• How likely is the activity in question to be triggering of a particular discomfort?

      • To what extent are you willing to tolerate some of a given discomfort as long as the activity is worthwhile?

      • If a particular activity does include an uncomfortable sensory or social input, is there any way to opt out of it and still enjoy the activity?

A Big List of Common Activities Enjoyed by Autistic Adults

Of course, a questionnaire is great in theory, but some folks just want some help brainstorming ideas! Below is a list of common activities that you can weigh against some of your answers above or dive right into.

  • Art classes (drawing, painting, pottery)

  • Music classes

  • Dance classes

  • Martial arts classes

  • Educational enrichment classes (at a community center or community college)

  • Gym membership

  • YMCA recreation leagues

  • Yoga

  • Meditation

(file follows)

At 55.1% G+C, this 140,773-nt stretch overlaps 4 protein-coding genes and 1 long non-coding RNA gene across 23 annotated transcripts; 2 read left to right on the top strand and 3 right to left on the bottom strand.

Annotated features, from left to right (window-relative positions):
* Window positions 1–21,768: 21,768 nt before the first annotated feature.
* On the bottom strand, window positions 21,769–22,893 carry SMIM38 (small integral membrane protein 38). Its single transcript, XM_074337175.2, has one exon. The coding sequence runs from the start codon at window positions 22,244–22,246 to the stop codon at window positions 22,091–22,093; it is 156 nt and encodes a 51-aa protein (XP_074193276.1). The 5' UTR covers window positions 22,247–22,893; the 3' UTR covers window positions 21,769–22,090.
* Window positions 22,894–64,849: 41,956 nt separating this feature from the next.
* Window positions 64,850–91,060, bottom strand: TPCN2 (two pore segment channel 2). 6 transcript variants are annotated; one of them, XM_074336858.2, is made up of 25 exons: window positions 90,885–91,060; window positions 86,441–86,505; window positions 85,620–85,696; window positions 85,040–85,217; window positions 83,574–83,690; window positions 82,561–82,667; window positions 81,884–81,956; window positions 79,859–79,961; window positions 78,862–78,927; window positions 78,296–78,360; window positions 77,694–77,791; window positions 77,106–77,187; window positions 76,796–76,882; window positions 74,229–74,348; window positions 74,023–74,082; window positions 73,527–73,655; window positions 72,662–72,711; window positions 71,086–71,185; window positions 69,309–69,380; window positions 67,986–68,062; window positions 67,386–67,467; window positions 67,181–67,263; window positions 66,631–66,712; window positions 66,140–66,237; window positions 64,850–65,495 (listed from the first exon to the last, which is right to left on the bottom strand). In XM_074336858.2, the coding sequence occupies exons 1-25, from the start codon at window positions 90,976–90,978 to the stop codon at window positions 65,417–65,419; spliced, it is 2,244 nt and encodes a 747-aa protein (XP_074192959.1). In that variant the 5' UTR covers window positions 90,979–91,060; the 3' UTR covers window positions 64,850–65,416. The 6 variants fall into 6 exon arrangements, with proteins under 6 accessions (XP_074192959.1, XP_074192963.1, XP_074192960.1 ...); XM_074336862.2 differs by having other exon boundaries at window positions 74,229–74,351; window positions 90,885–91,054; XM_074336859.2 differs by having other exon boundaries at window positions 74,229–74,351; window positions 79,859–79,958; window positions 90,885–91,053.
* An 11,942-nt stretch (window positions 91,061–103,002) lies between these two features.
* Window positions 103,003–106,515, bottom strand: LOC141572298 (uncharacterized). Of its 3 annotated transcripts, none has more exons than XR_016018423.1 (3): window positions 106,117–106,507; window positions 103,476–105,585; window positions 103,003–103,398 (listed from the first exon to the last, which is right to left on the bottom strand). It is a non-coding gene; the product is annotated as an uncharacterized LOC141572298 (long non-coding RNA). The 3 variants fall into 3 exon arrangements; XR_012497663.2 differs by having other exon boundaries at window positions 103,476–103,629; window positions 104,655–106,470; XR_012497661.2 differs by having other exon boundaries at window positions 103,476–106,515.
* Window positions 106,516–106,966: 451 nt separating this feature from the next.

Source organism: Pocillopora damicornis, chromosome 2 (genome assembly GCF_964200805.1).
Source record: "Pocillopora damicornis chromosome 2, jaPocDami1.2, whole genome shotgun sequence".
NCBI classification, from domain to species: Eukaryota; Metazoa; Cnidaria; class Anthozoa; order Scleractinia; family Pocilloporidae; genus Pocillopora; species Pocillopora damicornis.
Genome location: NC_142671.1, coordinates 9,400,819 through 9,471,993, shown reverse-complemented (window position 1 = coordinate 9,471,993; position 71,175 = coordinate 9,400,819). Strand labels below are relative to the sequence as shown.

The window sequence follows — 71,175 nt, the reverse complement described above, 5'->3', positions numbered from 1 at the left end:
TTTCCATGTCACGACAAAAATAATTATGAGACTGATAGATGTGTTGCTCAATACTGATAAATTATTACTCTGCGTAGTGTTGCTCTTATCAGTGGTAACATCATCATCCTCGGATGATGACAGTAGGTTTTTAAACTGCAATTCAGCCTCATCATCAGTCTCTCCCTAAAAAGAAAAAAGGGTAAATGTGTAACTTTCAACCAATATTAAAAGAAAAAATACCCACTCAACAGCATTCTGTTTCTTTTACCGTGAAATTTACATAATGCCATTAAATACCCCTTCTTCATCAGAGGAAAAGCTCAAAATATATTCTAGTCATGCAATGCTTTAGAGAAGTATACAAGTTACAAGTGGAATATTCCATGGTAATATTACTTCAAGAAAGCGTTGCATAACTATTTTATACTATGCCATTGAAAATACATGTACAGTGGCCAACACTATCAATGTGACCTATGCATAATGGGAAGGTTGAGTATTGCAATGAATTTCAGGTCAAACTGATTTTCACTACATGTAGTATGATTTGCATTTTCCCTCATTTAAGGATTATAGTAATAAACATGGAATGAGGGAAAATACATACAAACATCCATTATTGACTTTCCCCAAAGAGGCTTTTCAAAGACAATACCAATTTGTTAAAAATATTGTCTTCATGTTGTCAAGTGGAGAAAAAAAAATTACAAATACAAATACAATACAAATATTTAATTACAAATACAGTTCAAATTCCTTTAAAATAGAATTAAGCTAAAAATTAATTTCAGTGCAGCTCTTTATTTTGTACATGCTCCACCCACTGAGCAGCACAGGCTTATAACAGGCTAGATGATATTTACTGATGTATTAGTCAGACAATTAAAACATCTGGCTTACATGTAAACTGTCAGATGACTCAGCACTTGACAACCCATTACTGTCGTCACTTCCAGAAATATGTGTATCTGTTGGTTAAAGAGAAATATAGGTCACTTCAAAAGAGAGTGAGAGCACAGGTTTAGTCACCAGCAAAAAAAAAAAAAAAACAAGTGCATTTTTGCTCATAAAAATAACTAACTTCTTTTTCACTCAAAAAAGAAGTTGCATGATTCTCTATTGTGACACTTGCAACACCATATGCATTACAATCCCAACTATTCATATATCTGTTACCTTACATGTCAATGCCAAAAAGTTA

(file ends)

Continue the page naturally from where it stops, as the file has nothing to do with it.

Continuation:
• Meet up groups

  • Book clubs

  • Discussion groups

  • Cooking classes

  • Comedy (stand up, improv, sketch, watching or performing)

  • Tabletop gaming groups

  • Video gaming groups

  • Concerts

  • Local art performances

  • Art therapy

  • Music therapy

  • Walking clubs

  • Running clubs

  • Nature clubs

  • Hiking clubs

  • Running official races (5k, 10k, half marathon, marathon)

  • Sports clubs

  • Sport watching clubs

  • Camping

  • Watching movies (at home or in theaters)

  • Movie clubs (watching or discussion or both)

  • Writing (books, articles, stories, graphic novels)

  • Team trivia nights

  • Library events

  • Autism-focused events and meetings

  • Advocacy groups

  • Parks and recreation activities

  • Cross training

  • Weightlifting

  • Legos

  • Puzzles

  • Crafting

  • Baking

Additional Resources


Tips for Parents and Caregivers Supporting Individuals with Significant Communication Needs

For some parents and caregivers collaboration will be a relatively hands-off approach of offering guidance or advice primarily when it’s requested. 


Other parents and caregivers will need to take a more active role to best support the autistic person in their life. 


Parents and caregivers who help the autistic person in their life to navigate personal communication may find themselves asking some fundamental questions:

  • How can I introduce a new activity?